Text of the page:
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Nath Jones Guest Post

Why Literary Fiction? By Nath Jones

First, what is literary fiction? I’m fine with what Wikipedia suggests that literary fiction asks us to analyze and focus on reality rather than allowing the reader an escape.

 I saw somewhere else that the focus of literary work is on our suffering.

I do want to escape—as a reader and a writer. There is nothing I want more, really. So if I’m not offering a romance—erotic or sci-fi, a thriller, a western shoot ‘em up story of horse hooves slipping down arroyos, or an adrenaline-pumping plot of best-dressed espionage, what am I giving to anyone? Why should a reader trade his or her precious evening hours for a world I’ve created, one that instead acknowledges suffering and forces us to watch fate, as acetone, take us all on like butterflies suffocating in tightly sealed jars?

 It’s because we must be acknowledged in real ways. Where escapist genres offer a quick fix to erase the irritations of a given day, literary fiction offers lasting ways to quell a mind and heart in upheaval, soothing both by saying simply: yes, I know.

Take two books, just a couple I’ve grabbed off my shelf at home. One is Kathryn Ann Clarke’s The Breakable Vow, a romance. The other is Joseph Conrad’s Youth: A Narrative.

 If I have made it through an entire day of navigating the niceties, pleasantries, and conventionalities of life in this world, I’m sorry but I do not want Clarke’s:

“Newlyweds!” sang out a woman’s voice. Mrs. Nelson, the coach’s wife, appeared. ‘Only newlyweds hug in the grocery store.

 It’s what many people relish. But for me, it’s not enough. It is more avoidance and exhaustion, another fake façade. I don’t adhere to it, nothing grips me at my core. I want Conrad, slowly recounting the story of one coal ship on fire. I want everything about the moment when his protagonist is in the damnation of uncertainty:

 The first thing I did was to put my head down the square of the midship ventilator. As I lifted the lid a visible breath, something like a thin fog, a puff of faint haze, rose from the opening. The ascending air was hot, and had a heavy, sooty, paraffiny smell. I gave one sniff, and put the lid down gently. It was no use choking myself. The cargo was on fire.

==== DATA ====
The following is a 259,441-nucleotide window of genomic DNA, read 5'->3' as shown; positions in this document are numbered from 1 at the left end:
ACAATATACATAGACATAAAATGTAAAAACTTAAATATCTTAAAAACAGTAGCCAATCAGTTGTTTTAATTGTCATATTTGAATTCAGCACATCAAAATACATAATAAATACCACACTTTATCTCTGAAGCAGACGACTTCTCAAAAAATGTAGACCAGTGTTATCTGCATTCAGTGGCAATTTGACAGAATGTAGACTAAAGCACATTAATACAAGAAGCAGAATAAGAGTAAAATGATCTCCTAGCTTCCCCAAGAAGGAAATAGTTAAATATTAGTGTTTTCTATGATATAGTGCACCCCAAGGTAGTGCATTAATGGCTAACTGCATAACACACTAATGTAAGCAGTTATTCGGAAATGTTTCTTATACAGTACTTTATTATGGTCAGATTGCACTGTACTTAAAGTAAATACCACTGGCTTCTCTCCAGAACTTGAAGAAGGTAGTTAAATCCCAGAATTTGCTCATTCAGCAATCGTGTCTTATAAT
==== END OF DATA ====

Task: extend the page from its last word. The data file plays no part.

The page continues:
I suppose it would be nice to relate to two newlyweds hugging in the grocery store. I would like to suspend my disbelief for the two of them, for myself even, but I cannot. I can’t even if I would love to dive headlong into some fantasy.

 But I do believe Conrad. Because I need to be acknowledged in the way he acknowledges my internal existence. First, and simply as a human being, I relate to the instinctive skittishness that the sailors must feel, running back and forth on a deck that could be ablaze in a moment on an ocean that will of course consume them if something does not change—if they do nothing. That is the plot, the genre aspect of his story and I am with him every instant in that physical fear. It is better than any genre writing in that regard. Because what can they do? The entire hull is filled with coal. It is not a fire that can be put out.

Beyond that when I combine the essential grip of that peril with the literary aspect of his work, remembering that the whole piece is an extended metaphor for Youth? Then not only do I believe him, not only am I with him, but I thank God for what he has been able to acknowledge and articulate about this life. And suddenly there is no need to escape. Because nothing is more true: that kind of reactive terror, of fumbling futility in the face of circumstance, that hopelessness and unrest of sailors on a burning ship on the ocean is Youth.

 

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